(RxWiki News) Viruses manage to disable the body's immune response due to a key viral gene that inhibits important signaling cells and allows infections to slip in undetected.
Researchers in Australia have discovered the way viruses manage to avoid early detection by the body's immune system. Of particular interest are the immune system's dendritic cells, which act as watchdogs for the immune system. They play a key role in fighting chronic infection.
Dendritic cells are among the first to trigger immune response; they work by breaking up infectious cells into small pieces that are then attacked by killer T-cells. These T-cells kill tumor cells and those infected with viruses.
By studying a virus in mice that bears similarities to the human gamma herpes virus, Epstein-Barr Virus, a known cause of mono, scientists have identified a viral gene that inhibits the antigen-destroying processes of the dendritic cells that would normally kick-start the immune defense in the body.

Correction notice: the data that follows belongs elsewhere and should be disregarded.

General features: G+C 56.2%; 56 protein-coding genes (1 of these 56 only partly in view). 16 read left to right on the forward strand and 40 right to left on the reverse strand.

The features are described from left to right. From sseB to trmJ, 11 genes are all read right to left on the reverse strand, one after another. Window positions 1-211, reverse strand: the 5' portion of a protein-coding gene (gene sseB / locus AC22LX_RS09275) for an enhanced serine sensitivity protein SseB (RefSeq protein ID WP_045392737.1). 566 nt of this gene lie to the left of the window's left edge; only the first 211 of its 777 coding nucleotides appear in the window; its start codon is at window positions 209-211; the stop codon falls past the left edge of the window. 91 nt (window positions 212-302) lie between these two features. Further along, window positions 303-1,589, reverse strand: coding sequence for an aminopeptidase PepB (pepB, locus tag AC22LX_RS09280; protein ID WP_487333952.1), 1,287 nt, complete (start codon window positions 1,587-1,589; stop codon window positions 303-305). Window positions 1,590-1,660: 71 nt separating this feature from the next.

The gene K3 essentially turns off the body's immune alarm system and allows the virus to sneak in undetected on the backs of the dendritic cells which lead it through the bloodstream.
The study is important because it shows how early viruses manage to escape detection and the important infection-fighting processes that are impeded by this K3 gene. Protecting the body's antigen-presenting dendritic cells can be a major component in creating more effective immune therapy and vaccines.